19. …he lives out the gospel in the church

1 Peter 5:3

Gospel-exemplarity is how Peter sums up how under-shepherds are to behave in his letter. This wonderful catch-all phrase corresponds to Paul’s above reproach. Think of an area of life. The leaders of God’s church are to show gospel exemplarity in that area. And in all the others. They have become experts at applying the gospel to all areas of life. Do we doubt that Peter’s logic is as gospel centered as Paul’s in 1 Timothy 3 or Titus 2 and 3? Listen to how he introduces his teaching on elders: So I exhort the elders among you, as a fellow elder and a witness of the sufferings of Christ, as well as a partaker in the glory that is going to be revealed… The exhortation to the elders is an explicitly gospel-fuelled exhortation!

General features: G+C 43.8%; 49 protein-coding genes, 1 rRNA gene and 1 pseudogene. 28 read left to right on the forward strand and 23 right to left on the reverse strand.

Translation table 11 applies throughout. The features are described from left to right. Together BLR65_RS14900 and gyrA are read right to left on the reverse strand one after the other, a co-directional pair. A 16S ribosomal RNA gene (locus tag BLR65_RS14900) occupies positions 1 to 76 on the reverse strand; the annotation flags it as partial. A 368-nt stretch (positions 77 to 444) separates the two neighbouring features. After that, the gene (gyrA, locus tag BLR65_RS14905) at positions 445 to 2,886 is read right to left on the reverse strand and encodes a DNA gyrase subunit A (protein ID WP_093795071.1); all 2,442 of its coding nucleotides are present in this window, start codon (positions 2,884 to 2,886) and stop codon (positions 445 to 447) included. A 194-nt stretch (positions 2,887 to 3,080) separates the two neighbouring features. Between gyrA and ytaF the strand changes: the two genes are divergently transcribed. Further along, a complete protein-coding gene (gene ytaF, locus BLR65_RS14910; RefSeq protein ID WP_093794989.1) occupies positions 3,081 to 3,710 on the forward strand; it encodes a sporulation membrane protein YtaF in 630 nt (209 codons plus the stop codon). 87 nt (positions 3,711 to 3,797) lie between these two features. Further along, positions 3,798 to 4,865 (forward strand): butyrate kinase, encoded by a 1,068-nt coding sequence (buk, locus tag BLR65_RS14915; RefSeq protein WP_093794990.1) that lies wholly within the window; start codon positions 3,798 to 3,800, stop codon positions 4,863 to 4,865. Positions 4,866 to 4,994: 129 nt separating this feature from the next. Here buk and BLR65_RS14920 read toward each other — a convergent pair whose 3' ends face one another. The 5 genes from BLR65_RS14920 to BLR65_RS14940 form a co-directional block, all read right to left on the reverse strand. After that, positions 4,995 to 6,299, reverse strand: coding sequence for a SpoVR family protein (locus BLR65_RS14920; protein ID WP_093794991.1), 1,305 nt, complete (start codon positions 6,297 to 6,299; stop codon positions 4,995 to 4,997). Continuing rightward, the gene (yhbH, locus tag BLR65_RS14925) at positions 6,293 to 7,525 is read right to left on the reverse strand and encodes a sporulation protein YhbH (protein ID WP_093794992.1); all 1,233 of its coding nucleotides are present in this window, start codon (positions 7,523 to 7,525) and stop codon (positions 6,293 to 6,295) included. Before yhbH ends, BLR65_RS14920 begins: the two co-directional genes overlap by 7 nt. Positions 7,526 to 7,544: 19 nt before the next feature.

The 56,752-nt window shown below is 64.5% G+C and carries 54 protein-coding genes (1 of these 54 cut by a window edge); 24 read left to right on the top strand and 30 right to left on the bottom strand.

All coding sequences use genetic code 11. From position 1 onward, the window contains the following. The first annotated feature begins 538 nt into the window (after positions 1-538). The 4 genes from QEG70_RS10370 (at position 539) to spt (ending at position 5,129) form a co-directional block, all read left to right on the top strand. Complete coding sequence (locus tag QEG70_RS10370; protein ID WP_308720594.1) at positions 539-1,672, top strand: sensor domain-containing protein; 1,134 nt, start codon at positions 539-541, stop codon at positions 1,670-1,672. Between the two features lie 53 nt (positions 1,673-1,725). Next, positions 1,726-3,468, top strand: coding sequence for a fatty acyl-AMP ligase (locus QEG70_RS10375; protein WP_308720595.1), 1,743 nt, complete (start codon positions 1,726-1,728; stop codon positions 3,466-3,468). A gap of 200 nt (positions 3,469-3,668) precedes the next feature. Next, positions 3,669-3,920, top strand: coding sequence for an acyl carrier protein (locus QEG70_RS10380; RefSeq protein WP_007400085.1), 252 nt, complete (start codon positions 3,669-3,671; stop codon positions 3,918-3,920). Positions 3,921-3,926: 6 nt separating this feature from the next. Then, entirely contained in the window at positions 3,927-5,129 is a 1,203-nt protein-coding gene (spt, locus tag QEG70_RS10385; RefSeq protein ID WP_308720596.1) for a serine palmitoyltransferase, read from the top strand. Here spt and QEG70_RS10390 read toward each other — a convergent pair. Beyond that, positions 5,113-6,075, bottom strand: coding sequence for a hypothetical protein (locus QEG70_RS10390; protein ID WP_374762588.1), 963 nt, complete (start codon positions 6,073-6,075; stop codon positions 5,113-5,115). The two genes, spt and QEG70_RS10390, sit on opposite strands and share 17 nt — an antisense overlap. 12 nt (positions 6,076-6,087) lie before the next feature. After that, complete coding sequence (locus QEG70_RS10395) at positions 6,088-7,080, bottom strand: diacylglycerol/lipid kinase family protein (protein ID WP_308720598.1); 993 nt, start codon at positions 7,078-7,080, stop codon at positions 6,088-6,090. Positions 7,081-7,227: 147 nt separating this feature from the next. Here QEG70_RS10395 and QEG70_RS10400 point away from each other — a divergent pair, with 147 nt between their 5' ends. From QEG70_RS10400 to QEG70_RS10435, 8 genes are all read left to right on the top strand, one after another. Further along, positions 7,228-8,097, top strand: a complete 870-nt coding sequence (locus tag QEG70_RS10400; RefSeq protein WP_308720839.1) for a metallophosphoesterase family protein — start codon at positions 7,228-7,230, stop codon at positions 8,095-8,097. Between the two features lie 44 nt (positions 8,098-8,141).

20. …he lives out the gospel through making it plain

Titus 1:9; 1 Tim 3:2; Acts 20.1-38; Ephesians 4.11; 1 Peter 5.1-14

He who lives according to the gospel, who has the gospel coursing through his veins as it were, and lives it out in all the ways we have seen is uniquely equipped to teach it to others, to feed the flock, to urge and correct, to equip all members of the church to serve and to speak the truth in love to each other so that the gospel runs and is glorified, so that the church is built up in love. But this teaching is never merely informational and theoretical. It is deeply embedded in a life of gospel practice, as we have seen. The one who is called to lay down his life for the church as Jesus did learns day by day how the gospel transforms daily life in community and mission, and passes it on passionately and transformationally. He is aware of his need to repent and repent and repent again; to believe again in the great mystery of godliness:

He was manifested in the flesh,
vindicated by the Spirit,
seen by angels,
proclaimed among the nations,
believed on in the world,
taken up in glory.

Written by: on fevereiro 16, 2016